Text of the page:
“The unconventional themes come because of the budget. You can’t do action because there is no money. So, you can bring in the audience either by way of humour or story,” said Mukesh Mehta of the Malayalam film production and distribution company E4 Entertainment.
New technologies have also made it easier to make films since every youngster can make films with just a digital camera. That has created a flood of young people entering the field. Which, in turn, has resulted in a host of fresh narratives. Angamaly Diaries, for example, is the coming-of-age story of a young man in a small Kerala town, set against the backdrop of gang rivalry and the pork trade.
“Now, we have what is known as new generation movies which are a bit more radical; speak about things like sexuality, gender, and relationships,” said Muraleedharan Tharayil, professor of media and film studies, Chetana College of Media, Thrissur. “I don’t know if it can privilege Malayalam cinema as being better than others but it’s a reflection of a change in taste.”
The absence of a macho hero (both Faasil and Salmaan have played extremely flawed, vulnerable characters. In Jomonte Suvisheshangal, the latter is the wayward son of a wealthy businessman who discovers himself) is another defining attribute of Malayalam movies these days. Most lead actors are currently working without an image that audiences may identify them with, but prefer to play more vulnerable, everyday, relatable characters.
“If you look closely, (after years of) dominance of two huge male stars, there is a vacuum (in Malayalam cinema, as far as the hero is concerned). The hero here is often impotent and hesitant,” Venkiteswaran said. “Many of these are post superstar films, where you don’t have a hero.”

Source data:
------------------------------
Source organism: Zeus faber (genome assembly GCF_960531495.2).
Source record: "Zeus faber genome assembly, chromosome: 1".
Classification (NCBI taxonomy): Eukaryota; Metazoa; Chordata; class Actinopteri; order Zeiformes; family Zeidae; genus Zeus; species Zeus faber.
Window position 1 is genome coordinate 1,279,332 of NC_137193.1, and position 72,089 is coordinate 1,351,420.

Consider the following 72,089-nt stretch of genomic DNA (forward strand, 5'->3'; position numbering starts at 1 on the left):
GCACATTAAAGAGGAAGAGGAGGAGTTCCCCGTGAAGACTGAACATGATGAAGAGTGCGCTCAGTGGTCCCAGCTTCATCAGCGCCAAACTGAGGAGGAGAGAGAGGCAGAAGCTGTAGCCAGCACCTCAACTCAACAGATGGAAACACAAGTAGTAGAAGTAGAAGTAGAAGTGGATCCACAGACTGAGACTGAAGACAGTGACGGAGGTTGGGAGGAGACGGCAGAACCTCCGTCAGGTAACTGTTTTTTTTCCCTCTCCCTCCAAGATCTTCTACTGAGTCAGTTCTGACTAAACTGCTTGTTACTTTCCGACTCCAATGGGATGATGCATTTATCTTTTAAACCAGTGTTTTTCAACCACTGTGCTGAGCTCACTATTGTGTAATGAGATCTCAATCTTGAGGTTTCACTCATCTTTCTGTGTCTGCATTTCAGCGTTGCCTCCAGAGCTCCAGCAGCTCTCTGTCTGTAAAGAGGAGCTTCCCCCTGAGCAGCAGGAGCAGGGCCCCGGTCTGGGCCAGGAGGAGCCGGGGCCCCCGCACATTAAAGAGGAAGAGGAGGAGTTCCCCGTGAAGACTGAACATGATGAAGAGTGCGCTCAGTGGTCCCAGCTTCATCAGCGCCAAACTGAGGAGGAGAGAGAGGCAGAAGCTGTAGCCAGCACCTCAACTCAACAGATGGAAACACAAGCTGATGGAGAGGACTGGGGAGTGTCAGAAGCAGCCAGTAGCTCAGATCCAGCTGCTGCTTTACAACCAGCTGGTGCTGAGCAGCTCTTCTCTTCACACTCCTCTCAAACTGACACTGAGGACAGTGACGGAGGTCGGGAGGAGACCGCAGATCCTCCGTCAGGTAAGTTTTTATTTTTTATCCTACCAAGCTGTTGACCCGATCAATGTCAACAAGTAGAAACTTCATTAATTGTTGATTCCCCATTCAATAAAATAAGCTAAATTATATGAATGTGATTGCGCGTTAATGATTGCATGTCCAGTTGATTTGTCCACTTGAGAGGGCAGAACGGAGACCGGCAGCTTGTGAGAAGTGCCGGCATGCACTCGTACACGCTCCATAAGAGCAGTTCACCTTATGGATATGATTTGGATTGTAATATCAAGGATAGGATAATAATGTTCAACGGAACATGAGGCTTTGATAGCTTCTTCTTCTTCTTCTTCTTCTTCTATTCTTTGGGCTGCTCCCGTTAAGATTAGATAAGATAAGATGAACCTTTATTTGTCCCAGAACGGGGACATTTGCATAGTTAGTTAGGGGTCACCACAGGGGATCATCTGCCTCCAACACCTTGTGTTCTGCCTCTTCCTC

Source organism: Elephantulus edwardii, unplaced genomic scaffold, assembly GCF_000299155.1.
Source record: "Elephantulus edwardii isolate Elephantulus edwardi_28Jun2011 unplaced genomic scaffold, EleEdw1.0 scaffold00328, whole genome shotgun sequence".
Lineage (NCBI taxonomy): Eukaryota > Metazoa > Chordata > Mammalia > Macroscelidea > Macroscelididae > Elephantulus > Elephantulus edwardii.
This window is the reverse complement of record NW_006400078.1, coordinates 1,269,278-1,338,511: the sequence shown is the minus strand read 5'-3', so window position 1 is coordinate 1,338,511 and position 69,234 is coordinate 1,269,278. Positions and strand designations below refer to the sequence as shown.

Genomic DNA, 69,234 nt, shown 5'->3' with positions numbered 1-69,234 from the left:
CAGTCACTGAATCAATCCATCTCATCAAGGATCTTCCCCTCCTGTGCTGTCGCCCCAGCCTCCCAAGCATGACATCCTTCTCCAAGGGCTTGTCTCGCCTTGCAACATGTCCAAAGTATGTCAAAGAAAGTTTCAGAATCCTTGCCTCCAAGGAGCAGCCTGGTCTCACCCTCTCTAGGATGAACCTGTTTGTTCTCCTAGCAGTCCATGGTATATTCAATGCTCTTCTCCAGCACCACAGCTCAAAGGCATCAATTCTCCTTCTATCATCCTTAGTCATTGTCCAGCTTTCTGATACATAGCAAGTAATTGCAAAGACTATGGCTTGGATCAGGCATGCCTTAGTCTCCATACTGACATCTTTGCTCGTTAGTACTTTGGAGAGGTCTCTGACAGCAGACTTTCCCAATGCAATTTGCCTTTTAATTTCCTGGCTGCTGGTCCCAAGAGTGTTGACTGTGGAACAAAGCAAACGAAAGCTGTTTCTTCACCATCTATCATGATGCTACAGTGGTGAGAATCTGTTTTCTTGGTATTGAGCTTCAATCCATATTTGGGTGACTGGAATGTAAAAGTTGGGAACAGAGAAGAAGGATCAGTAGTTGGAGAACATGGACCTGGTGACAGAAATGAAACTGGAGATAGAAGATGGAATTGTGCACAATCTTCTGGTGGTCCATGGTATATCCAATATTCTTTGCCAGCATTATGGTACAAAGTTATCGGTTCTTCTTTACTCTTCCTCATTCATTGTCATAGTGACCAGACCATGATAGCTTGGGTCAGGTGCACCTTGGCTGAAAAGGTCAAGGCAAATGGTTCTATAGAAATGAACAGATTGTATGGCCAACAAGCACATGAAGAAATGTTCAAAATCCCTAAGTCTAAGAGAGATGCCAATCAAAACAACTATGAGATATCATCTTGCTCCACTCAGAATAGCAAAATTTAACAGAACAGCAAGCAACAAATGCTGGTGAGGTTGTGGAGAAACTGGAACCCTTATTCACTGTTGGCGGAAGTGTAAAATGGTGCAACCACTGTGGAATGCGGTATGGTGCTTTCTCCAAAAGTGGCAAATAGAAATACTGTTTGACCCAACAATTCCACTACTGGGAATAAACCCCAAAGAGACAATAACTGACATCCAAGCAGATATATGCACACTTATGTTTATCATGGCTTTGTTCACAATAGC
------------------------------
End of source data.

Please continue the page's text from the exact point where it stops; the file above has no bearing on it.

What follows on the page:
Naturally then, the surroundings of the narrative become more important, since the way the plot unfolds is not centered on one person and doesn’t have to cater to his established image. In Annayum Rasoolum, Faasil plays a Muslim taxi driver in love with a Christian girl in Vypeen, an island in the vicinity of Kochi. A romantic film called Eeda, released in early 2018, was set against the backdrop of political violence in Kannur. These hyperlocal stories are a far cry from the semi-urban, upper-caste narratives that actors like Lal featured in, in the 1990s.
“One of the things that stands out (in Malayalam films today) is the stark realism that is a cross between Italian neorealism and the film noir,” Tharayil said. Italian neorealism is a national film movement characterized by stories of poverty, oppression and injustice, filmed on location among the working class and often using non-professional actors (Angamaly Diaries, with its 86 debutantes, is an example). Film noir, on the other hand, is a cinematic term for stylish Hollywood crime dramas, especially those that emphasize cynical attitudes and sexual motivations.